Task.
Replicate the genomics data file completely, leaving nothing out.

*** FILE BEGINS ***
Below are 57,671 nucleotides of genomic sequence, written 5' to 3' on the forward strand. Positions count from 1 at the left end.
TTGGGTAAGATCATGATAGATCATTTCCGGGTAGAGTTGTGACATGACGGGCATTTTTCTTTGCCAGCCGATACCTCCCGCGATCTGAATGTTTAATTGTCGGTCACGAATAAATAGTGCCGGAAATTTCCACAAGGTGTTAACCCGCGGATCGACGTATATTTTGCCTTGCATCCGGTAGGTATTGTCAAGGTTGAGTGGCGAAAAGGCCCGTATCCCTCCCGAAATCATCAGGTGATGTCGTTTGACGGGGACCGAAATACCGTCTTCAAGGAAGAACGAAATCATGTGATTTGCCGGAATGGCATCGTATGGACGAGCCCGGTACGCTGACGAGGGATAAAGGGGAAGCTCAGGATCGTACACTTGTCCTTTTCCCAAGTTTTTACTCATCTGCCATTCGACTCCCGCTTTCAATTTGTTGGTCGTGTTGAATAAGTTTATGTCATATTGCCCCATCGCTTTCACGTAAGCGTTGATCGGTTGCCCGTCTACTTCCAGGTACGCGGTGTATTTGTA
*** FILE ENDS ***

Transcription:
Below are 57,671 nucleotides of genomic sequence, written 5' to 3' on the forward strand. Positions count from 1 at the left end.
TTGGGTAAGATCATGATAGATCATTTCCGGGTAGAGTTGTGACATGACGGGCATTTTTCTTTGCCAGCCGATACCTCCCGCGATCTGAATGTTTAATTGTCGGTCACGAATAAATAGTGCCGGAAATTTCCACAAGGTGTTAACCCGCGGATCGACGTATATTTTGCCTTGCATCCGGTAGGTATTGTCAAGGTTGAGTGGCGAAAAGGCCCGTATCCCTCCCGAAATCATCAGGTGATGTCGTTTGACGGGGACCGAAATACCGTCTTCAAGGAAGAACGAAATCATGTGATTTGCCGGAATGGCATCGTATGGACGAGCCCGGTACGCTGACGAGGGATAAAGGGGAAGCTCAGGATCGTACACTTGTCCTTTTCCCAAGTTTTTACTCATCTGCCATTCGACTCCCGCTTTCAATTTGTTGGTCGTGTTGAATAAGTTTATGTCATATTGCCCCATCGCTTTCACGTAAGCGTTGATCGGTTGCCCGTCTACTTCCAGGTACGCGGTGTATTTGTA